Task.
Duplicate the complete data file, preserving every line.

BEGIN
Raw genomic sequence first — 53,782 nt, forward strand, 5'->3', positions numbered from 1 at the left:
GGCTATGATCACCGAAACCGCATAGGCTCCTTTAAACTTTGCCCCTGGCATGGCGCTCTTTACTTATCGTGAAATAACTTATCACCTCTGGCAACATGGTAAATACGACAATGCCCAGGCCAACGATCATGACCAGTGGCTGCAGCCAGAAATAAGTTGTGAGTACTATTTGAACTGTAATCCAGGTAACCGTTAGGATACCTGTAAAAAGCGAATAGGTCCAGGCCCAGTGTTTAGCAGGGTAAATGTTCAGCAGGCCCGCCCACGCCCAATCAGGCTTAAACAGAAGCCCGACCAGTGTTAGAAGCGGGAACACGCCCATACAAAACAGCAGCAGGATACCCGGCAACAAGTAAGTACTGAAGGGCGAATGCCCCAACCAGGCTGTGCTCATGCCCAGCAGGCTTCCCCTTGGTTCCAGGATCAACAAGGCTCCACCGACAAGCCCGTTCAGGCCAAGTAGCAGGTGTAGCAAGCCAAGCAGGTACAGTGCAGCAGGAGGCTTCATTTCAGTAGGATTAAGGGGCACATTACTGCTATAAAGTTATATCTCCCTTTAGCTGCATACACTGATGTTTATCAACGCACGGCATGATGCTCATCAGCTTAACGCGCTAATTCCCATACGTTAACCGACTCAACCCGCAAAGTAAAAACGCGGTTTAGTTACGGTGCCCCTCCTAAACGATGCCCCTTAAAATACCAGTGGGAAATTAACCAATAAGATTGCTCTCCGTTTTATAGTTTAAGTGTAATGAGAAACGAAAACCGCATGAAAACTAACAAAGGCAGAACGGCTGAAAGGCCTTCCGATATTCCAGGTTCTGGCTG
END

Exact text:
Raw genomic sequence first — 53,782 nt, forward strand, 5'->3', positions numbered from 1 at the left:
GGCTATGATCACCGAAACCGCATAGGCTCCTTTAAACTTTGCCCCTGGCATGGCGCTCTTTACTTATCGTGAAATAACTTATCACCTCTGGCAACATGGTAAATACGACAATGCCCAGGCCAACGATCATGACCAGTGGCTGCAGCCAGAAATAAGTTGTGAGTACTATTTGAACTGTAATCCAGGTAACCGTTAGGATACCTGTAAAAAGCGAATAGGTCCAGGCCCAGTGTTTAGCAGGGTAAATGTTCAGCAGGCCCGCCCACGCCCAATCAGGCTTAAACAGAAGCCCGACCAGTGTTAGAAGCGGGAACACGCCCATACAAAACAGCAGCAGGATACCCGGCAACAAGTAAGTACTGAAGGGCGAATGCCCCAACCAGGCTGTGCTCATGCCCAGCAGGCTTCCCCTTGGTTCCAGGATCAACAAGGCTCCACCGACAAGCCCGTTCAGGCCAAGTAGCAGGTGTAGCAAGCCAAGCAGGTACAGTGCAGCAGGAGGCTTCATTTCAGTAGGATTAAGGGGCACATTACTGCTATAAAGTTATATCTCCCTTTAGCTGCATACACTGATGTTTATCAACGCACGGCATGATGCTCATCAGCTTAACGCGCTAATTCCCATACGTTAACCGACTCAACCCGCAAAGTAAAAACGCGGTTTAGTTACGGTGCCCCTCCTAAACGATGCCCCTTAAAATACCAGTGGGAAATTAACCAATAAGATTGCTCTCCGTTTTATAGTTTAAGTGTAATGAGAAACGAAAACCGCATGAAAACTAACAAAGGCAGAACGGCTGAAAGGCCTTCCGATATTCCAGGTTCTGGCTG